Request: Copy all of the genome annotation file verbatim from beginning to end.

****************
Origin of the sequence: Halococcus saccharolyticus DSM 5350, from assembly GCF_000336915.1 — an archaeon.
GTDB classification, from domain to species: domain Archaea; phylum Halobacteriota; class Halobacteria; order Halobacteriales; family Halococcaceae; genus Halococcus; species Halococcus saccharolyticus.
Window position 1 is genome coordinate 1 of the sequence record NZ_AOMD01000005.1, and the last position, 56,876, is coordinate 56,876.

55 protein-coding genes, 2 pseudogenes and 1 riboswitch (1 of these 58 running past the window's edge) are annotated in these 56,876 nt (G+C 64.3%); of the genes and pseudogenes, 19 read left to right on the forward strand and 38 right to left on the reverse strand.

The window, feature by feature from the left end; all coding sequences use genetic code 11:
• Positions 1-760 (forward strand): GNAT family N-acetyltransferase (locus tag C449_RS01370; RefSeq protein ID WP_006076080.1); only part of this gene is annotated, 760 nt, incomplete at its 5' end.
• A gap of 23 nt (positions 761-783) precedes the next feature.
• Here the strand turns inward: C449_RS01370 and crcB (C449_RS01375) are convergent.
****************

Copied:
Origin of the sequence: Halococcus saccharolyticus DSM 5350, from assembly GCF_000336915.1 — an archaeon.
GTDB classification, from domain to species: domain Archaea; phylum Halobacteriota; class Halobacteria; order Halobacteriales; family Halococcaceae; genus Halococcus; species Halococcus saccharolyticus.
Window position 1 is genome coordinate 1 of the sequence record NZ_AOMD01000005.1, and the last position, 56,876, is coordinate 56,876.

55 protein-coding genes, 2 pseudogenes and 1 riboswitch (1 of these 58 running past the window's edge) are annotated in these 56,876 nt (G+C 64.3%); of the genes and pseudogenes, 19 read left to right on the forward strand and 38 right to left on the reverse strand.

The window, feature by feature from the left end; all coding sequences use genetic code 11:
• Positions 1-760 (forward strand): GNAT family N-acetyltransferase (locus tag C449_RS01370; RefSeq protein ID WP_006076080.1); only part of this gene is annotated, 760 nt, incomplete at its 5' end.
• A gap of 23 nt (positions 761-783) precedes the next feature.
• Here the strand turns inward: C449_RS01370 and crcB (C449_RS01375) are convergent.